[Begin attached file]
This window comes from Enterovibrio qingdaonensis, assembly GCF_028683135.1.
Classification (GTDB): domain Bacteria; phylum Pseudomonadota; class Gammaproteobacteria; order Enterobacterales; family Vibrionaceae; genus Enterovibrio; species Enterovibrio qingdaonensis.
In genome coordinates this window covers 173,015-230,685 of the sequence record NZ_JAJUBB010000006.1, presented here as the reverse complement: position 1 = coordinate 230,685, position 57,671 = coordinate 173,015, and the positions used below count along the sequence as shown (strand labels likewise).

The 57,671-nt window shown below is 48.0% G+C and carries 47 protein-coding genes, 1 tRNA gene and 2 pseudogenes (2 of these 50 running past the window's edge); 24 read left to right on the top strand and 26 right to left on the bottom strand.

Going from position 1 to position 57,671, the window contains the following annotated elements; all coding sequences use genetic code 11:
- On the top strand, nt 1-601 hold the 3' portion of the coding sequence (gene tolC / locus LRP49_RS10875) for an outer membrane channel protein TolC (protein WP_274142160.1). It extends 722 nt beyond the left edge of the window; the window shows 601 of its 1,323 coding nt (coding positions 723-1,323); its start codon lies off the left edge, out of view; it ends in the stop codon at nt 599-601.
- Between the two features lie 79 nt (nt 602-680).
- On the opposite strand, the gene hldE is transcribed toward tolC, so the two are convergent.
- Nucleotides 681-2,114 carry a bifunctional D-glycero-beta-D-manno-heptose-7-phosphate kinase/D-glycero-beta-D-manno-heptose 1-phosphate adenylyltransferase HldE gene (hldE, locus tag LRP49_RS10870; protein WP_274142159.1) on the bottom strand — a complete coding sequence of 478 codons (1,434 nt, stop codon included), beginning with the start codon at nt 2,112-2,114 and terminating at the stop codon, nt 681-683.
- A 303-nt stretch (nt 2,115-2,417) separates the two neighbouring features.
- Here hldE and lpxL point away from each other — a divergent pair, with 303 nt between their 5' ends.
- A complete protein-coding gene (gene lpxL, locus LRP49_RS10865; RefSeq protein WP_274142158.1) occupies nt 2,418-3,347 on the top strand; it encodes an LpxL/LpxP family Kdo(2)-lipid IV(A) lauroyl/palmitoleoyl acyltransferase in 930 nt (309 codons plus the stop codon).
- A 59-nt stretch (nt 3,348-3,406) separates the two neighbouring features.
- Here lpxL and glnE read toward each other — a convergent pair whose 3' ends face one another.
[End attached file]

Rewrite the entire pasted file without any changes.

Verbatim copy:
This window comes from Enterovibrio qingdaonensis, assembly GCF_028683135.1.
Classification (GTDB): domain Bacteria; phylum Pseudomonadota; class Gammaproteobacteria; order Enterobacterales; family Vibrionaceae; genus Enterovibrio; species Enterovibrio qingdaonensis.
In genome coordinates this window covers 173,015-230,685 of the sequence record NZ_JAJUBB010000006.1, presented here as the reverse complement: position 1 = coordinate 230,685, position 57,671 = coordinate 173,015, and the positions used below count along the sequence as shown (strand labels likewise).

The 57,671-nt window shown below is 48.0% G+C and carries 47 protein-coding genes, 1 tRNA gene and 2 pseudogenes (2 of these 50 running past the window's edge); 24 read left to right on the top strand and 26 right to left on the bottom strand.

Going from position 1 to position 57,671, the window contains the following annotated elements; all coding sequences use genetic code 11:
- On the top strand, nt 1-601 hold the 3' portion of the coding sequence (gene tolC / locus LRP49_RS10875) for an outer membrane channel protein TolC (protein WP_274142160.1). It extends 722 nt beyond the left edge of the window; the window shows 601 of its 1,323 coding nt (coding positions 723-1,323); its start codon lies off the left edge, out of view; it ends in the stop codon at nt 599-601.
- Between the two features lie 79 nt (nt 602-680).
- On the opposite strand, the gene hldE is transcribed toward tolC, so the two are convergent.
- Nucleotides 681-2,114 carry a bifunctional D-glycero-beta-D-manno-heptose-7-phosphate kinase/D-glycero-beta-D-manno-heptose 1-phosphate adenylyltransferase HldE gene (hldE, locus tag LRP49_RS10870; protein WP_274142159.1) on the bottom strand — a complete coding sequence of 478 codons (1,434 nt, stop codon included), beginning with the start codon at nt 2,112-2,114 and terminating at the stop codon, nt 681-683.
- A 303-nt stretch (nt 2,115-2,417) separates the two neighbouring features.
- Here hldE and lpxL point away from each other — a divergent pair, with 303 nt between their 5' ends.
- A complete protein-coding gene (gene lpxL, locus LRP49_RS10865; RefSeq protein WP_274142158.1) occupies nt 2,418-3,347 on the top strand; it encodes an LpxL/LpxP family Kdo(2)-lipid IV(A) lauroyl/palmitoleoyl acyltransferase in 930 nt (309 codons plus the stop codon).
- A 59-nt stretch (nt 3,348-3,406) separates the two neighbouring features.
- Here lpxL and glnE read toward each other — a convergent pair whose 3' ends face one another.